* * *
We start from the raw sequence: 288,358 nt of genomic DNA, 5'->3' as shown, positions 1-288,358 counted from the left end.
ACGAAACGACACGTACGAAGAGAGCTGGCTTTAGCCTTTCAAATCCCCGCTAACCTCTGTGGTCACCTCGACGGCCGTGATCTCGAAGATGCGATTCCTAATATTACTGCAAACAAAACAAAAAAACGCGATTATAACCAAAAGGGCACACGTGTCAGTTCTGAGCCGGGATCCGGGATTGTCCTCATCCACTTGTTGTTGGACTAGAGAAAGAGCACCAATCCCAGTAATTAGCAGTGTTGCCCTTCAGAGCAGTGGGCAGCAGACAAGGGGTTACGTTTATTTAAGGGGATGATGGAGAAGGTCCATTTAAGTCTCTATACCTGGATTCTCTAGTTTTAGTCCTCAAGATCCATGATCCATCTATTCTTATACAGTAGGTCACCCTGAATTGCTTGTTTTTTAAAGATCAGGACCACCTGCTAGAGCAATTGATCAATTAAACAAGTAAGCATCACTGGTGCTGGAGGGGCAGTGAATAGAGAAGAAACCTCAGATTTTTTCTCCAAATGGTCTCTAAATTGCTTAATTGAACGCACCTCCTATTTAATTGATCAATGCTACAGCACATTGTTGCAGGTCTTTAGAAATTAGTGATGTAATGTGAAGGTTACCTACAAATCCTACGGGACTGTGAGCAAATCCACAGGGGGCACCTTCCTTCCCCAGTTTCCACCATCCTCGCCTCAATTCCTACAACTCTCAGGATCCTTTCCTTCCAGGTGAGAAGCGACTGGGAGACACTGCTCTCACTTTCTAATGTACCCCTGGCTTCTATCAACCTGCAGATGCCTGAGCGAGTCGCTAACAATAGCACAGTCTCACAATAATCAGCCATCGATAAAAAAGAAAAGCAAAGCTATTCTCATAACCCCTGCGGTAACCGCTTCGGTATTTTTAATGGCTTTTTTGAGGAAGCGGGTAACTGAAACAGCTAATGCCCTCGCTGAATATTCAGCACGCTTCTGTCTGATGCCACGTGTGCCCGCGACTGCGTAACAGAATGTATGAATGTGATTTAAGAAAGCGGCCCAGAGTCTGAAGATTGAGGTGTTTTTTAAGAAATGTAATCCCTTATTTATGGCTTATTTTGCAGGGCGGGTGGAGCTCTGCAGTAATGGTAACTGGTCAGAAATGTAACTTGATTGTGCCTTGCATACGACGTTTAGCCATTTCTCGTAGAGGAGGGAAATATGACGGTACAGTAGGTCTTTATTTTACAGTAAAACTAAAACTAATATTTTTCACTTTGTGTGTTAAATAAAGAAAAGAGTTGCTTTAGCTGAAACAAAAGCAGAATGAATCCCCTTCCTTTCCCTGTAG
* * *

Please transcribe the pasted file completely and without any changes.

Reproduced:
We start from the raw sequence: 288,358 nt of genomic DNA, 5'->3' as shown, positions 1-288,358 counted from the left end.
ACGAAACGACACGTACGAAGAGAGCTGGCTTTAGCCTTTCAAATCCCCGCTAACCTCTGTGGTCACCTCGACGGCCGTGATCTCGAAGATGCGATTCCTAATATTACTGCAAACAAAACAAAAAAACGCGATTATAACCAAAAGGGCACACGTGTCAGTTCTGAGCCGGGATCCGGGATTGTCCTCATCCACTTGTTGTTGGACTAGAGAAAGAGCACCAATCCCAGTAATTAGCAGTGTTGCCCTTCAGAGCAGTGGGCAGCAGACAAGGGGTTACGTTTATTTAAGGGGATGATGGAGAAGGTCCATTTAAGTCTCTATACCTGGATTCTCTAGTTTTAGTCCTCAAGATCCATGATCCATCTATTCTTATACAGTAGGTCACCCTGAATTGCTTGTTTTTTAAAGATCAGGACCACCTGCTAGAGCAATTGATCAATTAAACAAGTAAGCATCACTGGTGCTGGAGGGGCAGTGAATAGAGAAGAAACCTCAGATTTTTTCTCCAAATGGTCTCTAAATTGCTTAATTGAACGCACCTCCTATTTAATTGATCAATGCTACAGCACATTGTTGCAGGTCTTTAGAAATTAGTGATGTAATGTGAAGGTTACCTACAAATCCTACGGGACTGTGAGCAAATCCACAGGGGGCACCTTCCTTCCCCAGTTTCCACCATCCTCGCCTCAATTCCTACAACTCTCAGGATCCTTTCCTTCCAGGTGAGAAGCGACTGGGAGACACTGCTCTCACTTTCTAATGTACCCCTGGCTTCTATCAACCTGCAGATGCCTGAGCGAGTCGCTAACAATAGCACAGTCTCACAATAATCAGCCATCGATAAAAAAGAAAAGCAAAGCTATTCTCATAACCCCTGCGGTAACCGCTTCGGTATTTTTAATGGCTTTTTTGAGGAAGCGGGTAACTGAAACAGCTAATGCCCTCGCTGAATATTCAGCACGCTTCTGTCTGATGCCACGTGTGCCCGCGACTGCGTAACAGAATGTATGAATGTGATTTAAGAAAGCGGCCCAGAGTCTGAAGATTGAGGTGTTTTTTAAGAAATGTAATCCCTTATTTATGGCTTATTTTGCAGGGCGGGTGGAGCTCTGCAGTAATGGTAACTGGTCAGAAATGTAACTTGATTGTGCCTTGCATACGACGTTTAGCCATTTCTCGTAGAGGAGGGAAATATGACGGTACAGTAGGTCTTTATTTTACAGTAAAACTAAAACTAATATTTTTCACTTTGTGTGTTAAATAAAGAAAAGAGTTGCTTTAGCTGAAACAAAAGCAGAATGAATCCCCTTCCTTTCCCTGTAG